On July 1, Iraqi Prime Minister Adel Abdul Mahdi issued a decree directing that militias known as the Popular Mobilization Forces (PMF) take a series of steps to subjugate themselves to the Iraqi state. According to the order, those groups failing to comply by July 31 will be treated as outlaws.
Don’t hold your breath. The odds are high that the deadline will come and go with no meaningful curtailment in the power of the PMF—at least not those Shiite elements allied with Iran, its Islamic Revolutionary Guard Corps (IRGC), and Qassem Suleimani, the commander of the Quds Force, the IRGC’s deadly expeditionary arm. Iran’s proxies in Iraq may pretend to comply with the decree. The Iraqi government may pretend to enforce it. But U.S. officials should be under no illusions. Rather than enhancing the government’s control over the PMF, the order is more likely to have the opposite effect, further entrenching Iran’s chokehold on the Iraqi state.
I very much hope that I’m wrong. Iraq’s success is deeply personal for me—and not just because I was a senior official in the George W. Bush administration who strongly backed the decision to remove Saddam Hussein from power. I know Mahdi well. I consider him to be a friend and a strong proponent of the U.S.-Iraqi relationship. During my time in government, we spent many hours arguing about developments in Iraq, and his assessments generally proved more right than wrong. I very much want to believe that will be the case now as well with respect to his efforts to rein in the PMF. But I fear that it won’t be.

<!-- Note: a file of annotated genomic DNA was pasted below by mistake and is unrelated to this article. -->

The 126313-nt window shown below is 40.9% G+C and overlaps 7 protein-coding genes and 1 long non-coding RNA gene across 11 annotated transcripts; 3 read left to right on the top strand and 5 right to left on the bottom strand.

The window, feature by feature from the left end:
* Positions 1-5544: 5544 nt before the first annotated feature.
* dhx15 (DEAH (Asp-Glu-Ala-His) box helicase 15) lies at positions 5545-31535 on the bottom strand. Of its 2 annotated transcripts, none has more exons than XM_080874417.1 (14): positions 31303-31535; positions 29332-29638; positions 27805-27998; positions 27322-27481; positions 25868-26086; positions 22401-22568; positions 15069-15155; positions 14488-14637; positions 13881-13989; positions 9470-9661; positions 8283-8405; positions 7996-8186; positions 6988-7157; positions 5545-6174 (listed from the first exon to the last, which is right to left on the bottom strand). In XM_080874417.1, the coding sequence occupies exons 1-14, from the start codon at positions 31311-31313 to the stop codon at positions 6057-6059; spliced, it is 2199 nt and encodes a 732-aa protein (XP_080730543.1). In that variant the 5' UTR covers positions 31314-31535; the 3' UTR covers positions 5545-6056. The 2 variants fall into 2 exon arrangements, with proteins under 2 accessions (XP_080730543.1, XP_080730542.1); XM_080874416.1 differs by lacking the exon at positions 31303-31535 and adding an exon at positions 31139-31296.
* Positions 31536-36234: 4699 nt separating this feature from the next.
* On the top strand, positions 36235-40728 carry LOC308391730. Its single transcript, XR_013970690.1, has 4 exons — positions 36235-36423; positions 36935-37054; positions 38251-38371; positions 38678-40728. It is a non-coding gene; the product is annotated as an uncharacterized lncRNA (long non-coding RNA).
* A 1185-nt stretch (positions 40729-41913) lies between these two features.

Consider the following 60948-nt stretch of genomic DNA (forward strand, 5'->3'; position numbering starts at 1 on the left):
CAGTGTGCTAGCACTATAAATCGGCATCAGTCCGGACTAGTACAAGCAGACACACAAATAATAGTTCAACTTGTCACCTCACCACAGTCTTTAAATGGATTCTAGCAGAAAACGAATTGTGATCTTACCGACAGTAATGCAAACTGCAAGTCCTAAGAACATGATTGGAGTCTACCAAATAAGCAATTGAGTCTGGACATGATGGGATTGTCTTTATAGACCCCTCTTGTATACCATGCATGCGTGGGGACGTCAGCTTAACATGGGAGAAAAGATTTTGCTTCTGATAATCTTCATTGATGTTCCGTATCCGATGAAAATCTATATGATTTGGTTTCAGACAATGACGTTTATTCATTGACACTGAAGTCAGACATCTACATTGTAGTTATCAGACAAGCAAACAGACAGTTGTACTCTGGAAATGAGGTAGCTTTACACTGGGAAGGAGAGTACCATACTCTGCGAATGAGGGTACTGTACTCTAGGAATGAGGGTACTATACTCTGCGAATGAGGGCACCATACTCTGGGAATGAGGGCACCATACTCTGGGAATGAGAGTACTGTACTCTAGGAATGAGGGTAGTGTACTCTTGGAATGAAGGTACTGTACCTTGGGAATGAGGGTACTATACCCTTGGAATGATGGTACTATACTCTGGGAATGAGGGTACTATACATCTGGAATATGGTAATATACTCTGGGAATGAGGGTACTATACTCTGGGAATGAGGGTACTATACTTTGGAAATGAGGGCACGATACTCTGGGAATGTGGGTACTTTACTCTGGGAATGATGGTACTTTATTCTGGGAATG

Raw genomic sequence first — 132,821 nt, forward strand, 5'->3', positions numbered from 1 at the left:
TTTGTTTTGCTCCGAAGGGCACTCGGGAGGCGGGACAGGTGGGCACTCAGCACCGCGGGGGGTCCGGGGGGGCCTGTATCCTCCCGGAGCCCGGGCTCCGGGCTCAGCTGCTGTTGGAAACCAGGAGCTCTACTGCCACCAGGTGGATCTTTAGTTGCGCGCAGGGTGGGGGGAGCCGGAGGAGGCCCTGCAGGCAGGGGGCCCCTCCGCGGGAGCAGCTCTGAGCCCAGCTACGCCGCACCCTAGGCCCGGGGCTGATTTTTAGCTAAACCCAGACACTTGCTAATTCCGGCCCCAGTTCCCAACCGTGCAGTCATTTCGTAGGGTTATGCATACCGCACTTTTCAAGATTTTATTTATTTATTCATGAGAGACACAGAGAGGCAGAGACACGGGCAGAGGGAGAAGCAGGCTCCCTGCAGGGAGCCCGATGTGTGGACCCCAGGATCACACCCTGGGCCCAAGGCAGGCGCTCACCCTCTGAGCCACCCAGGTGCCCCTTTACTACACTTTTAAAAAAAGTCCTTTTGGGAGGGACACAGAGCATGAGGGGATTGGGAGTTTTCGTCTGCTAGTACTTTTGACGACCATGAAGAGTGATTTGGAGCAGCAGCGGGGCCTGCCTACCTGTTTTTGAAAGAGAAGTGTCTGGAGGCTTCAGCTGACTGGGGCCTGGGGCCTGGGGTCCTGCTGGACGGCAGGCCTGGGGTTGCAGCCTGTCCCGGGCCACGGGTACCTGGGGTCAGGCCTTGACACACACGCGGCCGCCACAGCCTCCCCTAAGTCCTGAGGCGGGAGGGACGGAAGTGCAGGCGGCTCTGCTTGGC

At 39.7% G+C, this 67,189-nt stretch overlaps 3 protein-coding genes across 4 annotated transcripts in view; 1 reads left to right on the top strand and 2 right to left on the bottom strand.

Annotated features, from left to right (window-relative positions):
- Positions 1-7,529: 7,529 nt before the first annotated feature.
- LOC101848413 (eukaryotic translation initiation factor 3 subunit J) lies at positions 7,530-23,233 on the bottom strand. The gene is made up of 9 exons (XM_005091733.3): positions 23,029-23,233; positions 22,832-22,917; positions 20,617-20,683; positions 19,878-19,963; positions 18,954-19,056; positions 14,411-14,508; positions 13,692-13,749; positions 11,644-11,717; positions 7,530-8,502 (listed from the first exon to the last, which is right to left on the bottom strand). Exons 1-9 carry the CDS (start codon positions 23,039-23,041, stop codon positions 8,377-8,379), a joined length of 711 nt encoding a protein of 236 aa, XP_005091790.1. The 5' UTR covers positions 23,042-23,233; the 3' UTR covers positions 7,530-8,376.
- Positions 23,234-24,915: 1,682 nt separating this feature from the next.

The bottom line is that Mahdi is too weak and Iran’s proxies too strong. The prime minister has the support of no political party. He controls no voting bloc in parliament. He got his position through a negotiated compromise in which Iran and its proxies had a major hand. Although a skilled and restrained technocrat, he’s not a natural political leader capable of mobilizing latent Iraqi nationalism in defense of the country’s rapidly receding independence. But that’s what is most needed if Iraq is to have any near-term chance of resisting Suleimani’s power play.
In total, the PMF numbers about 130,000 to 150,000 fighters. Groups directly answerable to the IRGC make up a significant portion of that force and are far and away its most powerful element. These include the U.S.-designated terrorist militias Kataib Hezbollah and Hezbollah al-Nujaba, as well as the Badr Organization and Asaib Ahl al-Haq. In the wake of the 2003 Iraq War, several of these groups worked hand in glove with the IRGC to kill over 600 U.S. troops. They also systematically intimidated, extorted, terrorized, tortured, and killed thousands of Iraqi civilians with the aim of forcing the population to bend the knee to their vision of a pro-Iranian, Islamist Iraq.